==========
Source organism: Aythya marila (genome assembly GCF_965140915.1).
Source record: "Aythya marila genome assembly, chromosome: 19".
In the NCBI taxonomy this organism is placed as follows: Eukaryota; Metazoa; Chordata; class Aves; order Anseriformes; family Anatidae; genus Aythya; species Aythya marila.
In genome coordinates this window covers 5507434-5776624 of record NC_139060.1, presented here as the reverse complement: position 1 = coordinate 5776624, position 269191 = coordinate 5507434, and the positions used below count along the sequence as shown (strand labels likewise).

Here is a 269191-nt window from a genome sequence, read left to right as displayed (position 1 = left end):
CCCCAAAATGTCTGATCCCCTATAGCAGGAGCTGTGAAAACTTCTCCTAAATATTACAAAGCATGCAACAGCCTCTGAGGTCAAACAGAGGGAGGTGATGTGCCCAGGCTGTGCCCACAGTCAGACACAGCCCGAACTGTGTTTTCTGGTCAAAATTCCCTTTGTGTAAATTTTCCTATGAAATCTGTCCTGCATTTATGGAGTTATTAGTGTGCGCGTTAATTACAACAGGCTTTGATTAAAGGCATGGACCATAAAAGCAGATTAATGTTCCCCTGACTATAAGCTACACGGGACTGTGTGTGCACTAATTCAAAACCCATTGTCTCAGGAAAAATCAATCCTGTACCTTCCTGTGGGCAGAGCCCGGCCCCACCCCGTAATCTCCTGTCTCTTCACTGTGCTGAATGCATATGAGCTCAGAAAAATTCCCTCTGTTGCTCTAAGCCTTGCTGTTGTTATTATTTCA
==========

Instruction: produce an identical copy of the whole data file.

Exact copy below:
Source organism: Aythya marila (genome assembly GCF_965140915.1).
Source record: "Aythya marila genome assembly, chromosome: 19".
In the NCBI taxonomy this organism is placed as follows: Eukaryota; Metazoa; Chordata; class Aves; order Anseriformes; family Anatidae; genus Aythya; species Aythya marila.
In genome coordinates this window covers 5507434-5776624 of record NC_139060.1, presented here as the reverse complement: position 1 = coordinate 5776624, position 269191 = coordinate 5507434, and the positions used below count along the sequence as shown (strand labels likewise).

Here is a 269191-nt window from a genome sequence, read left to right as displayed (position 1 = left end):
CCCCAAAATGTCTGATCCCCTATAGCAGGAGCTGTGAAAACTTCTCCTAAATATTACAAAGCATGCAACAGCCTCTGAGGTCAAACAGAGGGAGGTGATGTGCCCAGGCTGTGCCCACAGTCAGACACAGCCCGAACTGTGTTTTCTGGTCAAAATTCCCTTTGTGTAAATTTTCCTATGAAATCTGTCCTGCATTTATGGAGTTATTAGTGTGCGCGTTAATTACAACAGGCTTTGATTAAAGGCATGGACCATAAAAGCAGATTAATGTTCCCCTGACTATAAGCTACACGGGACTGTGTGTGCACTAATTCAAAACCCATTGTCTCAGGAAAAATCAATCCTGTACCTTCCTGTGGGCAGAGCCCGGCCCCACCCCGTAATCTCCTGTCTCTTCACTGTGCTGAATGCATATGAGCTCAGAAAAATTCCCTCTGTTGCTCTAAGCCTTGCTGTTGTTATTATTTCA